Sunday, March 9, 2008

Blood or Breath?

Often I am asked by those anticipating an eventual DUI arrest, or just curious sorts, whether they should submit to a blood or breath test if stopped. First of all, if you are under 21, you don't have a choice. Those under 21 must submit to a breath test upon a police officer's mere suspicion of alcohol consumption. They don't even have to place you under arrest first. And, when they do - guess what?- you have to take one more test. That's easy. So, what about the rest of us? Well, it's more complicated. You do have to submit to ONE chemical test AFTER the point of arrest. Should you take blood or breath? Well, if you are detained longer than 20 minutes, chances are neither one is going to exonerate you. In other words, either one of them is probably going to damage your chance of escaping a criminal charge, and an arrest-related drivers license suspension. Regardless, you have to submit to ONE of these tests anyway. And I emphasize ONE, because taking both is generally not in your interest; less is more. Fair or unfair, the law says you must submit to ONE of these tests. It is what is known as the "implied consent law" (i.e., the law which states that by driving a motor vehicle in California, one has impliedly consented to submit to a chemical test). Your refusal to submit to a test will result in a lengthy suspension to your drivers license, and your refusal will be compelling evidence of consciousness of your own intoxication which, most likely, will be every bit as effective at persuading others of your guilt as would a number. What's more, they'll likely hold you down and take your blood anyway. So, refusing is just not pretty. Oh, and look forward to an enhancement on the charge for your refusal as well. So, the choice of tests is a lesser of evils choice in most circumstances. And, no, you don't have a right to talk to a lawyer before you decide. A blood test is a good choice to guard against the well-documented and alarming fallibility of breath machines and it does allow you the option of retesting the sample, at your own cost, in a laboratory of your choice. However, a blood test is generally a bad choice if you have any other intoxicants (besides alcohol) in your system. Recent use of most recreational drugs will show up should the government screen for it, as will recent use of many prescription medications. Pain killers and sleep aids are considered intoxicants because, in some cases, they can affect one's ability to drive a motor vehicle safely (particularly where they are combined with alcohol). Keep in mind that marijuana stays in your system for at least 30 days and, worse, you won't find two scientists on the planet to agree on how to measure, much less decide, what amount of the active ingredient of marijuana is too minimal to affect driving. So, simply put, if you smoke weed, blow.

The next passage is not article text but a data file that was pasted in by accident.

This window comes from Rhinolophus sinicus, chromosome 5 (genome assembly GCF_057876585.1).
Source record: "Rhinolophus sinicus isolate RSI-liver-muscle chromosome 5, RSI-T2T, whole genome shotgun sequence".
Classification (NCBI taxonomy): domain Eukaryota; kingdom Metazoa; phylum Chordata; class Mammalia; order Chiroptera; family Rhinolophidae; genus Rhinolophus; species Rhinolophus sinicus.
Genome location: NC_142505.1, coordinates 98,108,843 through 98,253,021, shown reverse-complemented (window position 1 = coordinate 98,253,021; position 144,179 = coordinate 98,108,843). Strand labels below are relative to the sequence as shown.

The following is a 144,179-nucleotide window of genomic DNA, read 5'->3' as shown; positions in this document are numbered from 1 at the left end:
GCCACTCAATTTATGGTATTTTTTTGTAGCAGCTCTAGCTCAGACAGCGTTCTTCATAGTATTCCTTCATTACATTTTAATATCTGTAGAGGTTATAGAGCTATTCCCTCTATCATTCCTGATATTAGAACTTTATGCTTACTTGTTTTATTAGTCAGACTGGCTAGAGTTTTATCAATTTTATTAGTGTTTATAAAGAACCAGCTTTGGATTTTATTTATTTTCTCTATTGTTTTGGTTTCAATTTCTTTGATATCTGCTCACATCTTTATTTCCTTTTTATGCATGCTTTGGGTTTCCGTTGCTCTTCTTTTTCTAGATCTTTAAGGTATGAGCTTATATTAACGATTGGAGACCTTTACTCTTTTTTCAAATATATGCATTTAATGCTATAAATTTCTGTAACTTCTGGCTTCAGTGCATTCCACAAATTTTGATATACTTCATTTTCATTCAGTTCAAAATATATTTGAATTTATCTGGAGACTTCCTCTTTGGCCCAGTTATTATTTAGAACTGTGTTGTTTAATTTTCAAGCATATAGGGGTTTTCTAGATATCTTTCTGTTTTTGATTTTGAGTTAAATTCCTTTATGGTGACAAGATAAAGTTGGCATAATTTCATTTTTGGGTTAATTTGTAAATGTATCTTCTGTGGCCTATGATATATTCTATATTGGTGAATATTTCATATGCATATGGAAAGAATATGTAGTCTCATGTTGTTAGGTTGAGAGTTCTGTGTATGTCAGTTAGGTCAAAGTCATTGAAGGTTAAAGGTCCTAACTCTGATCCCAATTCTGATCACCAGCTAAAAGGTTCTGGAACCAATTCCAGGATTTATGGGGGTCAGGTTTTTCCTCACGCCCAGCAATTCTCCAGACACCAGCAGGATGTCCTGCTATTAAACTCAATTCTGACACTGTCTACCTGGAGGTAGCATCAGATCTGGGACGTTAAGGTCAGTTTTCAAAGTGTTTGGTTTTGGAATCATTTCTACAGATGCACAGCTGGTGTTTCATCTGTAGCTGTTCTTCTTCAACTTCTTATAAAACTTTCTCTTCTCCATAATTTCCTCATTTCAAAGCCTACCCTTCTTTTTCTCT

Breath can be a good choice when you know you are drunk (i.e., you strongly suspect you are well over the legal limit). The amount your BAC may drop, if it will drop, on the way to the phlebotomist, is likely too small to make a meaningful difference in the case and, by choosing blood, you are giving the government less impeachable evidence of your guilt. In other words, the immediacy of the breath test (as they are often administered at the scene) will not likely hurt you if your BAC is very high.
Whatever you do, don't ask the police officer for advice. Police generally like the convenience (to them) of a breath test. But, importantly, don't expect the person who is trying their best to gather evidence convict you of the charge to give you good advice.

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